Posted on December 7, 2018 by kacy ritter
A soldier safely returns home to his Army base after a 9-month tour of duty in Afghanistan. His assignment was routine aside from one 12-hour period in which his expeditionary force was under heavy artillery fire from enemy troops. Miraculously, there was no loss of life, only an intense half day of deafening combat and tension like he never experienced before. He had no immediate side effects and served further without incident.
While the Army sergeant was deployed, a mile away from his stateside home, a woman is a passenger in a car that’s involved in a late-night collision. The woman is wearing her seat belt, her driver is sober, but both awaken to find themselves upside in a totaled vehicle as EMS workers extract them. There are no fatalities, and all involved escape with minor injuries. She is kept overnight in the hospital for observation, sent home the next day and returns to work within a week.
A month after the soldier’s return and the woman’s accident they experience similar symptoms. Upsetting dreams, uncharacteristic mood swings, a strange sense of despair, insomnia with endless exhaustion, avoidance of family and friends, an aversion to startling and loud sounds, and a host of other peculiarities.
They both were worried and perplexed, consulted physicians, had full medical exams and nothing medically unusual surfaced. The question is this: which one is suffering from post-traumatic stress disorder?
Fact—they both are.
PTSD (post-traumatic stress disorder) is a mental, psychiatric condition that’s the result of a traumatic event which a person is part of, or a person closely observes second-hand.
PTSD isn’t exclusively a combat condition. Nor is it a new development. It’s simply best known and most popularly associated with the military. That’s because the first people to suffer from PTSD were in the military, all at the same time, in large numbers.
The psychiatric world first began observing the effects of it in 1952, but it wasn’t until 1978 in the wake of the Vietnam War, that there was a name and agreed-upon list of symptoms.
However, historians at the Smithsonian Institute are discovering that 150 years ago, soldiers in the Civil War actually suffered from PTSD.*
An accurate diagnosis of PTSD begins with an adult having all of the following for one month or more:
There are two forms of PTSD. Chronic—which is ongoing. And acute—which is short term. In both cases, there must be evidence of all the symptoms and they must be consistently present for one month or more.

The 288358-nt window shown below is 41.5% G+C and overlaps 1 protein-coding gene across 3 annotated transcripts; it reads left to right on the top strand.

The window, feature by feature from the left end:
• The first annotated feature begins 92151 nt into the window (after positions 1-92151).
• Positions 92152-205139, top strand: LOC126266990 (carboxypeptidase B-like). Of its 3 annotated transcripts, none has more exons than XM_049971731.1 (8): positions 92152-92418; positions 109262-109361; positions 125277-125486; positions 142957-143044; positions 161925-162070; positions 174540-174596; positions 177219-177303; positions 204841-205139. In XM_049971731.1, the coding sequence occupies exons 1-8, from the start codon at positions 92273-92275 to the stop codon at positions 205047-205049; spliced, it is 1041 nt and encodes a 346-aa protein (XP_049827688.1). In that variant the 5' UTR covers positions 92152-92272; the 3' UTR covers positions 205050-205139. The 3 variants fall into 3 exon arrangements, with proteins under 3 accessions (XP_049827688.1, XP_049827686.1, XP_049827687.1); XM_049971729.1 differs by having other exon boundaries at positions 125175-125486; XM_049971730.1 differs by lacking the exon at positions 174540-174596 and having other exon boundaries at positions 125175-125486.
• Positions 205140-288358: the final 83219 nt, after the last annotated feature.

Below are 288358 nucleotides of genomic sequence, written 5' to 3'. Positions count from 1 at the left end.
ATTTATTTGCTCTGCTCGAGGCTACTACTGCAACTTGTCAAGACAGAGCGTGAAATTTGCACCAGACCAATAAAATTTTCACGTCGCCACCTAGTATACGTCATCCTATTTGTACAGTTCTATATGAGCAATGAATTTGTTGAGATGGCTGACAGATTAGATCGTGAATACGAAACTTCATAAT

The cited examples of PTSD—the soldier and the car passenger—were clearly situations of danger. But that is not a criteria for PTSD either. For example, a person who experiences a sudden or unexpected loss of a close friend or loved one may fall prey to PTSD.
It can also occur in a secondary sense. In other words, if your child undergoes a traumatic event such as a divorce or a serious illness, it may be enough to induce PTSD in a loved one. It does not have to happen directly to you for it to profoundly affect you. For example, it’s possible for the parent of a seriously ill child to suffer from PTSD while the child does not.
There are dozens of legitimate traumatic events which can lead to a PTSD diagnosis. An experienced clinical or medical professional in the field has the exhaustive list and can help a patient assess the situation. More prevalent events include but are not limited to:
According to the National Center for PTSD, 7 to 8 men or women out of 100 will have PTSD. And approximately 1 in 9 women will experience PTSD in their lifetime, making them twice as likely men to encounter the malady.
While there may be more men than women serving in combat, the opportunities for women to encounter trauma not related to battle far outways the instances for men. Reports unanimously agree that females throughout their lives are more likely to encounter childhood, physical abuse, sexual violence, and physical assault than their male counterparts.
The assessment for PTSD is not complex. It begins with a licensed, trained mental health professional asking a clinically-based series of questions. Once that is performed a more in-depth review and subsequent evaluation take place. From there, both a clinical and medical recommendation can take place.
Neither assessment nor treatment can take place on your own or without the experience and expertise of trained professionals.
The primary treatment is psychotherapy, but it may also include medication. Combining these treatments can help improve your symptoms by:
You don’t have to try to handle the burden of PTSD or any other mental health condition on your own. And if you know someone whose drinking or drugging is a concern, today is the day to call 844-843-8935.